The call for social skills in leadership (often referred to as ‘soft’ skills) and emotional intelligence (or ‘EQ’) isn’t anything new. You may not find these listed in the job spec, however more and more, companies are looking to recruit employees who can not only demonstrate outstanding expertise, but also collaborate and communicate on teams.
One of the most sought after skills under the EQ umbrella is empathy– the ability to step into someone else’s shoes, see things from their point of view and understand their thoughts and feelings.
However, as we try to keep pace with an ever-changing workplace, some would argue it’s something that definitely deserves a bigger share of the spotlight and should be prioritised. Belinda Parmar OBE is a Young Global Leader for the World Economic Forum, Chief Executive Officer of ‘The Empathy Business’ and creator of the world’s first ‘global empathy index’.
“For empathy to have lasting impact, companies must understand that it’s not a “soft skill”, but an urgently needed quality, and one that can contribute to commercial potential”.
According to research from the World Economic Forum, 35% of the skills necessary to thrive in a job today will be different five years from now. Parmar adds: “The great challenge of the next 10 years for corporations and institutions will be to rebuild the empathy that we’ve lost. Companies will be looking for leaders who are able to help them do that — people with a trio of technical, linguistic and mathematical skills, who can make sense of the torrents of information that will continue to emerge”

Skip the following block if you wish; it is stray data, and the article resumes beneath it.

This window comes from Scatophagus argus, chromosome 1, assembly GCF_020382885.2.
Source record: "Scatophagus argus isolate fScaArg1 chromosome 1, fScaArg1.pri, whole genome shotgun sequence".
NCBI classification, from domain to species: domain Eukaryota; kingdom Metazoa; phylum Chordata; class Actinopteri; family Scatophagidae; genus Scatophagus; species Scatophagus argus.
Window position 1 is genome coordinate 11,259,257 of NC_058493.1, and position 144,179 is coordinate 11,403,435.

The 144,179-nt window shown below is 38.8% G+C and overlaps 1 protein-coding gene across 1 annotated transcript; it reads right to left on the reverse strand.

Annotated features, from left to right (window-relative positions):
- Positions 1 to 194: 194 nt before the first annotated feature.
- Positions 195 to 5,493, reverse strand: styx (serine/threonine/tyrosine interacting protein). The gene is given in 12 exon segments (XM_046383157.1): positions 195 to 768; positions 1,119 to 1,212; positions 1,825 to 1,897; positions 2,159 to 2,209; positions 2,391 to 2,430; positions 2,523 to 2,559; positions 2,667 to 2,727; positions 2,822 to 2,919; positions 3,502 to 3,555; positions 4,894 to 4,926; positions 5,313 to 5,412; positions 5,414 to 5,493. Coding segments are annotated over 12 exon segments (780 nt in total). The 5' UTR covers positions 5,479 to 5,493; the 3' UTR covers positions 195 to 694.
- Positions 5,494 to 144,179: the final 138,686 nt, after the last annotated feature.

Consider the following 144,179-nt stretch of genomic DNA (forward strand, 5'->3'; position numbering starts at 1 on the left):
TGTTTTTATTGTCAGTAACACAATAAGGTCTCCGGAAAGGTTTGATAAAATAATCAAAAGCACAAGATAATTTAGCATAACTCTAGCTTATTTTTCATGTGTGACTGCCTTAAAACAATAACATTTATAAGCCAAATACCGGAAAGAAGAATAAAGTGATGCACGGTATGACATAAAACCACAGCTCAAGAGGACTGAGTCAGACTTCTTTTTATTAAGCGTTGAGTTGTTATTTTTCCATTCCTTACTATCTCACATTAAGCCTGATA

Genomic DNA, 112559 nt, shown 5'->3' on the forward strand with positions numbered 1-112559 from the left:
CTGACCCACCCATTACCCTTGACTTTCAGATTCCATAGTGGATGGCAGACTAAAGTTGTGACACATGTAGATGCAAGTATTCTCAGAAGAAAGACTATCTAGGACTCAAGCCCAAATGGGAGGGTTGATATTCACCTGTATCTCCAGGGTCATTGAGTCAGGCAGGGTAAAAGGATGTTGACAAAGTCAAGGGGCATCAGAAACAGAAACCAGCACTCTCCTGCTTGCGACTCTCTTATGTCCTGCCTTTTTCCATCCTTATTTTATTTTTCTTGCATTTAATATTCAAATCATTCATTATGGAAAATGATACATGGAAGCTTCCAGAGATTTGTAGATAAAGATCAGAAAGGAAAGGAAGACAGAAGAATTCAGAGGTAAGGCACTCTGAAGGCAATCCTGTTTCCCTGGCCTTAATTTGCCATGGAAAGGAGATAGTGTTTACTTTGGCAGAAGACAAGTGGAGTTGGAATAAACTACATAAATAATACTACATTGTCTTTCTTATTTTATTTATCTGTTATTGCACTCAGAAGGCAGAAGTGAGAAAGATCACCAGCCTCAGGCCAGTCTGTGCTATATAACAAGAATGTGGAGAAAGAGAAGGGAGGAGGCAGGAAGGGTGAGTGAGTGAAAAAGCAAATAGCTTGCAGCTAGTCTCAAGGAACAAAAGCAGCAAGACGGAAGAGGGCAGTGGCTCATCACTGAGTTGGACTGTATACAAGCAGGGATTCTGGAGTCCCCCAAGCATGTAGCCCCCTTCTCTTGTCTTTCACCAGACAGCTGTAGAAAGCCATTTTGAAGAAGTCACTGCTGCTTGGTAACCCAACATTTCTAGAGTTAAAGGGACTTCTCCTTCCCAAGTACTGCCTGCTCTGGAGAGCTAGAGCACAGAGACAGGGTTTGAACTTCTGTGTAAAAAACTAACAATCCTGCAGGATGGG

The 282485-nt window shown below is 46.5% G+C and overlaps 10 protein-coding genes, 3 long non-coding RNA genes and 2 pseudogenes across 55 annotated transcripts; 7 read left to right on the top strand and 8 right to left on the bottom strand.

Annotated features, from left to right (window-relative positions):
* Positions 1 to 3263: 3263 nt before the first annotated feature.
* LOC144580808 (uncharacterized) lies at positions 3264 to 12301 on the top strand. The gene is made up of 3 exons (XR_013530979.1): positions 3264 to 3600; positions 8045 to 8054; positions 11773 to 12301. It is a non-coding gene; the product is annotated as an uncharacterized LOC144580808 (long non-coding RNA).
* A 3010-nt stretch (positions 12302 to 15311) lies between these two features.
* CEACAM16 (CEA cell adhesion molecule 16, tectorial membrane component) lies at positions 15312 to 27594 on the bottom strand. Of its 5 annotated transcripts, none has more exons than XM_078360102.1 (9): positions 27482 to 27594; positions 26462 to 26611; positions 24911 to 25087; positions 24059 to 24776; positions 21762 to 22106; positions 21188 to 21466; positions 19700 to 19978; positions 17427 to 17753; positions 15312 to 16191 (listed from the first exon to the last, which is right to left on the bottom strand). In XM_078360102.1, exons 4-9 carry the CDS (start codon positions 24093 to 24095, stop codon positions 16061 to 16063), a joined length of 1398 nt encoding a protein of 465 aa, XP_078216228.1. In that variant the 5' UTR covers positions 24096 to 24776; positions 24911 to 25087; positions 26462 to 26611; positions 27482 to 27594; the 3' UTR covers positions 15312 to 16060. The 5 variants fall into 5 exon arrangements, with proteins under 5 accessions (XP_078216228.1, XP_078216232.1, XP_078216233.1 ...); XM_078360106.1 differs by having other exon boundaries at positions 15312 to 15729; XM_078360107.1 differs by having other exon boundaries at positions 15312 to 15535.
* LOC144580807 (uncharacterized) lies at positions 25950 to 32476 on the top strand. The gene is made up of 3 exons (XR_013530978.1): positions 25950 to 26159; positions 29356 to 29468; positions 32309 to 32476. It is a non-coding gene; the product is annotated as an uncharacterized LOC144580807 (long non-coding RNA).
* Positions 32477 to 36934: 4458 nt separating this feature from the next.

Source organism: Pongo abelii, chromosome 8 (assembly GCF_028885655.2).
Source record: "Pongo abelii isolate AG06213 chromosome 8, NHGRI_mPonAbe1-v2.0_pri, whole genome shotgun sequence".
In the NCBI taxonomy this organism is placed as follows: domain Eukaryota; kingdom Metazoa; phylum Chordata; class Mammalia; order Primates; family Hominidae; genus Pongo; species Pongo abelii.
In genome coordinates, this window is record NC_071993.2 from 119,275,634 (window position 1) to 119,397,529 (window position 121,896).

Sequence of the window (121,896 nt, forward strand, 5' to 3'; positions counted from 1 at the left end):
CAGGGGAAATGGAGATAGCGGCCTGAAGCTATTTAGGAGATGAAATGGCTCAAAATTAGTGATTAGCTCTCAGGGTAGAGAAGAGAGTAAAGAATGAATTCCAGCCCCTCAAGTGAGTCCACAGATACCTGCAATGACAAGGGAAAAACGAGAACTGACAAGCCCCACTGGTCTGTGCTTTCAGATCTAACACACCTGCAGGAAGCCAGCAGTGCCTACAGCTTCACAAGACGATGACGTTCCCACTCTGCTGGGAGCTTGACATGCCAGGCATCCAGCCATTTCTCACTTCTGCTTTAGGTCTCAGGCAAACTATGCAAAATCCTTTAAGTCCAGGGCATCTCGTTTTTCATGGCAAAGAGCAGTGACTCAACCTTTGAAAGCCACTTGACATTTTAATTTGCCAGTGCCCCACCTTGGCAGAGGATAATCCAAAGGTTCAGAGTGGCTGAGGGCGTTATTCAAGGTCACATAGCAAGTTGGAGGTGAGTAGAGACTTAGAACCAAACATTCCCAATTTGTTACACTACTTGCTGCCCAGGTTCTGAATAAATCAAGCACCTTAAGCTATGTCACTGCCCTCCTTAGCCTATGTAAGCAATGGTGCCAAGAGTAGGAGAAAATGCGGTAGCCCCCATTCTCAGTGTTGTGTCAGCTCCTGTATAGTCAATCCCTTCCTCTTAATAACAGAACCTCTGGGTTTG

Even with advances in technology and artificial intelligence, there will be roles that still require strong human character traits, according to Vikas Pota, Chief Executive of the Varkey Foundation. “Workers will need empathy — the ability to persuade and to work well with others. They will need a positive attitude — the ability to relearn, go back to college, and adapt to new situations as old skills become obsolete. Thriving in this uncertain world, where careers could change every few years, will also require resilience”.
One of the skills we need to master in order to express empathy is the art of listening. And I don’t mean listening with the intent to speak, but really listening — seeking first to understand the other person. For tips on how to encourage effective listening, check out one of our recent blogs on this topic.
Read more here about leading with empathy and check out the 8 behaviours of the world’s most empathetic companies.
Tania Watson is the founder of Creative Coaching and an executive coach, organisational consultant and leadership specialist. Creative Coaching is a successful company dedicated to the development of senior leaders in organisations through one to one coaching, intact team development and group facilitation. If you or someone from your organisation would like to have a no obligation conversation about how Creative Coaching may be able to help, please email Tania directly at firstname.lastname@example.org.